State's fatal work-injuries decreased in 2018
A total of 75 fatal work-injuries were recorded in Minnesota in 2018 during the annual Census of Fatal Occupational Injuries (CFOI), a decrease from the 101 fatal work-injuries in 2017 and 92 fatal work-injuries in 2016. Minnesota's 2018 fatal-injury rate is 2.7 fatalities per 100,000 full-time-equivalent workers. These and other workplace fatality statistics come from the CFOI, conducted by the Bureau of Labor Statistics, U.S. Department of Labor.
Nationally, there were 5,250 fatally injured workers in 2018, up 2% from the 2017 count of 5,147 workers. The fatal work-injury rate remained unchanged at 3.5 fatalities per 100,000 full-time-equivalent workers.
The CFOI also provided the following statistics for Minnesota's workplace fatalities during 2018.
Industries and occupations
Agriculture, forestry, fishing and hunting recorded the highest number of worker fatalities, with 22 cases, one fewer than in 2017. The fatal-injury rate in 2018 for this industry sector is 23.2 fatalities per 100,000 full-time-equivalent workers.
Construction had the second-highest number of fatalities with 14 cases, compared to 11 cases in 2017, which resulted in its fatal-injury rate increasing to 7.4 fatalities per 100,000 full-time-equivalent workers in 2018 from 5.7 in 2017.
Retail trade recorded three fatal injuries, a 79% decrease from 2017, when the industry sector had 14 fatalities.
Other industries that saw decreases in fatalities were manufacturing, from nine fatalities in 2017 to five fatalities in 2018; and transportation and warehousing, from 10 fatalities in 2017 to four in 2018.
The occupation group of farmers, ranchers and other agricultural managers had the highest number of fatalities in 2018, at 13. The second-highest occupation was driver/sales workers and truck drivers, with nine fatalities.
Types of incidents
Transportation incidents accounted for 26 fatalities, the most for any incident type, which was down from 46 transportation incidents in both 2017 and 2016. Fourteen transportation fatalities occurred during roadway incidents involving one or more motorized land vehicles and seven involved non-roadway incidents. Transportation incidents were spread across many types of industries. Ten of these fatal transportation events occurred in the agriculture, forestry, fishing and hunting industry sector and five in the construction industry. Twelve transportation events in 2018 involved freight hauling and utility trucks, one fewer than in 2017.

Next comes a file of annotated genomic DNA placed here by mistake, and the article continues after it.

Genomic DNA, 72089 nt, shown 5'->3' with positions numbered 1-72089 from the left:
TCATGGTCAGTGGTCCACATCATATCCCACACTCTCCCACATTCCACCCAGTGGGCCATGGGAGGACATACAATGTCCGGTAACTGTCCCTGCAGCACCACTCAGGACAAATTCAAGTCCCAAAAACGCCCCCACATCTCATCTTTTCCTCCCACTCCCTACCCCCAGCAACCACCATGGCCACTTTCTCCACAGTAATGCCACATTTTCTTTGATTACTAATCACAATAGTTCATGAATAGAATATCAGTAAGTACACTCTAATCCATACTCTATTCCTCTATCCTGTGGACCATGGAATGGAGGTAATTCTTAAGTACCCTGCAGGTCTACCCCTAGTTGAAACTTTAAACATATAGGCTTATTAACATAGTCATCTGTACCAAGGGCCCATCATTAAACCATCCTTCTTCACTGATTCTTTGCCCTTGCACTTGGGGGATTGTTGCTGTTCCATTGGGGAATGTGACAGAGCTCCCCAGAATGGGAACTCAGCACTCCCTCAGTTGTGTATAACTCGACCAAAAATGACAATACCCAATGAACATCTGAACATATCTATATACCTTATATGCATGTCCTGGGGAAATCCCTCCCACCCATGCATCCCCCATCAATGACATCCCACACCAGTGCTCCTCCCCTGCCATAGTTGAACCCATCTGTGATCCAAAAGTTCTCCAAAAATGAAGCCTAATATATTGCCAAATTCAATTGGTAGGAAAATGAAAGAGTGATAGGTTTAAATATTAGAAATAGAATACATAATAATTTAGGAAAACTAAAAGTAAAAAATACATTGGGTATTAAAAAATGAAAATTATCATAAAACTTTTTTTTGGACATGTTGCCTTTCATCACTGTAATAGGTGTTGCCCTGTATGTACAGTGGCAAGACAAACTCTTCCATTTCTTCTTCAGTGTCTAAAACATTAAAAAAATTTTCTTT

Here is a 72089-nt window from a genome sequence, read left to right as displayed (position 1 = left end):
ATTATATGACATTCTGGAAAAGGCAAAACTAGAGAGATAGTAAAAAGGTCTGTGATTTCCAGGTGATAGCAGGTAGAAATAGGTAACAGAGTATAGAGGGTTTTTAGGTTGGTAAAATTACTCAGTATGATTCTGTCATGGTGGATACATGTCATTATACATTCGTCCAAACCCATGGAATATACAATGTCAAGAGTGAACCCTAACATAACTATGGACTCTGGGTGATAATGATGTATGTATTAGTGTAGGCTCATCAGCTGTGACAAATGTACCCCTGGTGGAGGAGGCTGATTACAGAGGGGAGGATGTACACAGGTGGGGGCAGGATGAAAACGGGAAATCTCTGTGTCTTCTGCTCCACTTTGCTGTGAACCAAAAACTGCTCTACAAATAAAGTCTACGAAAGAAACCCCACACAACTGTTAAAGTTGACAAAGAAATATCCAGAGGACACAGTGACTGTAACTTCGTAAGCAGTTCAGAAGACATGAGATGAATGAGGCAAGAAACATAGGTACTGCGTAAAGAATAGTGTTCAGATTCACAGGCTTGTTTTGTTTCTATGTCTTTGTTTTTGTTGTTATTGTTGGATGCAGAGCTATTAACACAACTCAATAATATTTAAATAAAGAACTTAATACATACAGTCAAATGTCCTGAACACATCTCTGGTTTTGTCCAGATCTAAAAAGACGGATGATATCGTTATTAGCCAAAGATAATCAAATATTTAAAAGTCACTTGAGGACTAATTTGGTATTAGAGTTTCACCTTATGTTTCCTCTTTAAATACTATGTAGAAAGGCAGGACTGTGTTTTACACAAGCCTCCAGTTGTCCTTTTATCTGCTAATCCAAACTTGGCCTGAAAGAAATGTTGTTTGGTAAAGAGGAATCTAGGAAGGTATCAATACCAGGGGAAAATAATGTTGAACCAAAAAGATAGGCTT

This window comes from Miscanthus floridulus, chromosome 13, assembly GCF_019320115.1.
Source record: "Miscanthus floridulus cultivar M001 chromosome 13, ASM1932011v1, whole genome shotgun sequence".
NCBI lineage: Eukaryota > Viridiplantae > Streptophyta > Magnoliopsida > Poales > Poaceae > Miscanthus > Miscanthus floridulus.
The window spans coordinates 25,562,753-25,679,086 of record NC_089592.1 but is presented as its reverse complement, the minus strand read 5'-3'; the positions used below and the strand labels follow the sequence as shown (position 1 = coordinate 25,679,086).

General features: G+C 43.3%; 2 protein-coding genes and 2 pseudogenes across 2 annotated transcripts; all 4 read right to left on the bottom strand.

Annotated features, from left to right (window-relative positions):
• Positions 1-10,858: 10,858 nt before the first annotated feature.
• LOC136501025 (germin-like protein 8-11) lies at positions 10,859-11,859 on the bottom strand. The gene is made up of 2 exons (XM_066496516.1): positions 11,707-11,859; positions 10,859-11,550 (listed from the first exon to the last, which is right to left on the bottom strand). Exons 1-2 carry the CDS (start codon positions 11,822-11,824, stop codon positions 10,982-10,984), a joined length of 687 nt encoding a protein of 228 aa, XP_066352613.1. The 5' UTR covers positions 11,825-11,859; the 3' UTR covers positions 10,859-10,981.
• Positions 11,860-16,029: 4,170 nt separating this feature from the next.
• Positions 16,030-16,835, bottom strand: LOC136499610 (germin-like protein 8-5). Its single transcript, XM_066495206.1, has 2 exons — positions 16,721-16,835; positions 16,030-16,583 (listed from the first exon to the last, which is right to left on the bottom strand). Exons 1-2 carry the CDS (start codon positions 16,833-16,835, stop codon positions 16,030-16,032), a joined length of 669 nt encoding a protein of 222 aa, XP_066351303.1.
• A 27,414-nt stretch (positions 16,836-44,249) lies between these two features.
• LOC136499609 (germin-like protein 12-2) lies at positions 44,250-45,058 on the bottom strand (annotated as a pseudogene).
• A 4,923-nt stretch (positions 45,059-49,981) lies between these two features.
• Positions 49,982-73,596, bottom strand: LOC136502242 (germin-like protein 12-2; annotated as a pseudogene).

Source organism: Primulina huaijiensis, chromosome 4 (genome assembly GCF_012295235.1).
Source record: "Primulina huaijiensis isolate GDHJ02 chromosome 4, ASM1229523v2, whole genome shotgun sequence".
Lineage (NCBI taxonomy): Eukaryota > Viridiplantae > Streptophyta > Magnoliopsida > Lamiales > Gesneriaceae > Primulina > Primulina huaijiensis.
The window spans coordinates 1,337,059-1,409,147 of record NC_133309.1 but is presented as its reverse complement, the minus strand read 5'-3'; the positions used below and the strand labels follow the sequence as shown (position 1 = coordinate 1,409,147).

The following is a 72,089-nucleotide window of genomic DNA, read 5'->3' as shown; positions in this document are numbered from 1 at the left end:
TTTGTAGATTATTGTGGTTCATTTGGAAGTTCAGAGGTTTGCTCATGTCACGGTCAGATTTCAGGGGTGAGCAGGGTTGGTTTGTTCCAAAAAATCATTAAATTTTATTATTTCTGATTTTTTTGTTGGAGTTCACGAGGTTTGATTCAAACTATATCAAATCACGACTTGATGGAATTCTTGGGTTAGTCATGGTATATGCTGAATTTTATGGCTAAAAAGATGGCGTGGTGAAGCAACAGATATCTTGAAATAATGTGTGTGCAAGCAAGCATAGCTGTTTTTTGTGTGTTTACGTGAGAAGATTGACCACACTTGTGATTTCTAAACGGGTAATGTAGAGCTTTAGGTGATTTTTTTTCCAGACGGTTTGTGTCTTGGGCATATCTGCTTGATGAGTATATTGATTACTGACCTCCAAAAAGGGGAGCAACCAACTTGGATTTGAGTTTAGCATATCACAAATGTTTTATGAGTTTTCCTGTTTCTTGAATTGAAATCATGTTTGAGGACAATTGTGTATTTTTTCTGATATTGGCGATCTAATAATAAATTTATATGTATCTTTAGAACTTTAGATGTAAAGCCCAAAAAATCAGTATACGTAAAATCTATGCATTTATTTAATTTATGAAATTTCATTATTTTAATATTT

Contact with objects and equipment was the second most-frequent fatal work-related injury event in 2018, with 13 fatalities. There were 16 fatalities caused by contact with objects and equipment in 2017.
Twelve work-related fatalities in 2018 were due to falls, down from 14 fatalities due to falls in 2017.
There were 12 fatalities resulting from violence or intentional injury by persons or animals in 2018, compared to 14 such fatalities in 2017 and 10 fatalities in 2016. In 2018 there were six work-related suicides, the same number as there was in 2017.
Men accounted for 67 of the 75 fatally injured workers in 2018. There were eight fatally injured female workers, down from 12 in 2017 and lower still than the 2015 count of 14, the highest annual CFOI count in Minnesota since the inception of the program in 1992. Five of the eight fatally injured women in 2018 were involved in transportation incidents.
Workers age 55 and older accounted for 33 fatalities, with 13 of these fatalities occurring due to transportation incidents.
Fatal work-related injuries among wage and salary workers increased from 66 in 2017 to 55 in 2018; self-employed workers accounted for 20 fatalities in 2018, compared with 35 in 2017. Self-employed workers accounted for 10 of the 22 fatalities in the agriculture, forestry, fishing and hunting industry.
Minnesota OSHA fatality investigations
Minnesota OSHA (MNOSHA) workplace fatality investigation statistics differ from CFOI. MNOSHA Compliance investigates all employee deaths under its jurisdiction that result from an accident or illness caused by or related to a workplace hazard. In federal-fiscal-year 2018 (October 2017 through September 2018), MNOSHA Compliance investigated 25 workplace fatalities (see www.dli.mn.gov/business/workplace-safety-and-health/mnosha-compliance-fatalities-investigated). The CFOI numbers include Minnesota workplace fatalities caused by traffic accidents, airplane crashes, mining accidents, farm accidents and accidents to the self-employed, federal workers and railroad workers, none of which are covered by MNOSHA enforcement.
The Census of Fatal Occupational Injuries, part of the Bureau of Labor Statistics' occupational safety and health statistics program, provides the most complete count of fatal work-injuries available. Workplace fatalities due to illnesses are not included.
The program uses diverse data sources to identify, verify and profile fatal work-injuries. Information about each workplace fatality (occupation and other worker characteristics, equipment being used and circumstances of the event) is obtained by cross-referencing source documents, such as death certificates, workers' compensation records, and reports to federal and state agencies. This method assures counts are as complete and accurate as possible. The Minnesota Department of Labor and Industry (DLI) collects the information about Minnesota’s workplace fatalities for the CFOI.
Minnesota 2018 CFOI tables are available at www.dli.mn.gov/our-areas-service/research-and-statistics/census-fatal-occupational-injuries-cfoi. Additional data may be available by calling DLI Research and Statistics at 651-284-5428. National data from the CFOI program is available at www.bls.gov/iif/oshcfoi1.htm.